and one line to call checkpoint initialization in main.
  checkpoint_init(&argc, argv, NULL);
checkpoint_init initializes data structures the checkpointing library uses to track thread and file state. Passing argc and argv to checkpoint_init allows the checkpointing library to read options from the command line. The user can control the checkpoint period by passing optional command line arguments to the checkpointing library. The checkpointing library reads all the arguments after the ``-'' argument. For example,
% prog - -t period
runs the prog program with a checkpoint period of period seconds. A checkpoint period of 0 disables checkpointing. The user can also pass options to the checkpointing library by putting the options in the CHKPTOPTS environment variable. The programmer can set checkpointing options directly using third argument to checkpoint_init.

Checkpoints are automatically stored in prog.chkpt.n where prog is the name of the program and n is the checkpoint number. The user can change the default checkpoint base name with the -b option.

To recover from a checkpoint, the user runs the program with the recovery option and specifies a checkpoint file. For example,

% prog - -r prog.chkpt.n
runs the prog program, loading the state from the checkpointing file prog.chkpt.n.

An application program can install callback functions to save any state not saved by the checkpointing library. For example, we have used callback functions to help add checkpointing to the Unify distributed shared memory system [9]. Unify processes communicate through UDP sockets, but the checkpointing library does not save their state. To make checkpointing work, Unify makes sure checkpoints are consistent and uses a recovery callback function to reopen the UDP sockets when it recovers from a failure.

A process can install callback functions that will be called before a checkpoint, after a checkpoint, and after recovering from a checkpoint. chkpt_callback_push installs three functions: a pre-checkpoint callback called before each checkpoint, but after all application threads have been stopped, a post-checkpoint callback called after the checkpoint, but before any application thread has been restarted, and a post-recovery callback called after recovering from a checkpoint.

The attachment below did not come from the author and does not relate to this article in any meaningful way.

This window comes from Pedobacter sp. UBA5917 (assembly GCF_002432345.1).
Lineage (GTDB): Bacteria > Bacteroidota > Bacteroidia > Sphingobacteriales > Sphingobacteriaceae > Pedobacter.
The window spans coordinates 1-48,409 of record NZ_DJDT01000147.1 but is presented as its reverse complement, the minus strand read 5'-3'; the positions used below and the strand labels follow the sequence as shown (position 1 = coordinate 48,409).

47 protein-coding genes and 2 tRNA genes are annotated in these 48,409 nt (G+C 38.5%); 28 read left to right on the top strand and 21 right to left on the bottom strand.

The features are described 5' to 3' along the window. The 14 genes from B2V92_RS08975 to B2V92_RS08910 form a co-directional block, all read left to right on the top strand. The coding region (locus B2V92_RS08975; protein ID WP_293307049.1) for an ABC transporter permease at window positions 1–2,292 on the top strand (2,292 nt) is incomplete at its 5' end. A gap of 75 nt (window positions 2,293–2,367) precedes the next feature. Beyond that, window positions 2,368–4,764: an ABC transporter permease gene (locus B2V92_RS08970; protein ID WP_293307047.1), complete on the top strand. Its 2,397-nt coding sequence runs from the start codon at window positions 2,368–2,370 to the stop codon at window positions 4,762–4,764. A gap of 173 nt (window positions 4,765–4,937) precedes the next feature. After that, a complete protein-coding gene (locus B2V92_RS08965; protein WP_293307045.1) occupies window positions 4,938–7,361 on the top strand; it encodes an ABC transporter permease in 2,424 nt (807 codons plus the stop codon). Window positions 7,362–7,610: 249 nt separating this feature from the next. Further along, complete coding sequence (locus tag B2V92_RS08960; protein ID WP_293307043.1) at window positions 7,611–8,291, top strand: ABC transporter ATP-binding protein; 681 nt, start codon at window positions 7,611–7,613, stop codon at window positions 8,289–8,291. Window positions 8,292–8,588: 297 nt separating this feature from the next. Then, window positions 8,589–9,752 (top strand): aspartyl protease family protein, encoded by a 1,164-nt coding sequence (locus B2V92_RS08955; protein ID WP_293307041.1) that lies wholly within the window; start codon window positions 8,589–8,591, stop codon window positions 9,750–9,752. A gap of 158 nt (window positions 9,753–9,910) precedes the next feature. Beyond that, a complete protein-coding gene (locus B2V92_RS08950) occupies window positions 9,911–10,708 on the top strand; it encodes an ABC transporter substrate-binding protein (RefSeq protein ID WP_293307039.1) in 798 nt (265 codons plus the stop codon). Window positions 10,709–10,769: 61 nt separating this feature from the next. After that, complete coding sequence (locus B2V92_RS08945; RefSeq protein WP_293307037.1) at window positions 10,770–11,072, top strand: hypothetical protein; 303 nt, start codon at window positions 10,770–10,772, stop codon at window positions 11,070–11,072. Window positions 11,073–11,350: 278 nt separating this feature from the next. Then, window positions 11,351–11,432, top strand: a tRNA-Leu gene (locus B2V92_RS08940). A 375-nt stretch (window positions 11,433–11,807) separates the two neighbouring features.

Pushing a new set of callback functions does not remove any of the old ones. Instead they are pushed onto a stack. The most recently pushed pre-checkpoint callback function is called last. The most recently pushed post-checkpoint and post-recovery callback functions are called first. The program can remove callback functions in any order using the ID returned by chkpt_callback_push. The pushing and popping mechanism simplifies installing and removing callbacks to handle different kinds of state as a program enters different phases.

Our checkpointing library provides memory exclusion similar to that provided by libckpt [12]. Memory exclusion allows the application to specify regions of memory that need not be saved in the checkpoint. Excluding large areas of memory that the application does not need reduces the size of the checkpoint.


The difficulty of checkpointing multithreaded programs comes from making sure that the thread library is in a useful state after recovering from a checkpoint. Threads must be carefully restarted in the correct order to match the way they were originally created.

The basic idea behind our checkpointing library is simple. During initialization the main thread, the only thread that exists when the program starts, starts the checkpoint thread. After initializing itself, the checkpoint thread blocks with a timed wait on a condition variable. When the timer expires or when another thread calls checkpoint_now the checkpoint thread starts a checkpoint. The checkpoint thread is also responsible for running application callback functions.

To take a checkpoint, the checkpointing library blocks all threads, except the main thread, to prevent any threads from changing the process's state while it is being saved. The main thread then saves the process's state and unblocks all the remaining threads.

To recover from a checkpoint, the checkpointing library restarts the threads that were running at the time of the checkpoint. The restarted threads block while the main thread loads the process's state from a checkpoint. Then the main thread unblocks the other threads and they continue running from the checkpoint. Section 4.1 and Section 4.2 describe the algorithm in more detail.

The difficulty comes from doing everything in the correct order, making sure threads do not try to change the address space while it is being saved, and making sure the process's idea of its state matches the operating system's idea of the state. For example the thread library keeps track of the process IDs of all the threads. The checkpointing library must be able to update the thread library's copies of the thread process IDs.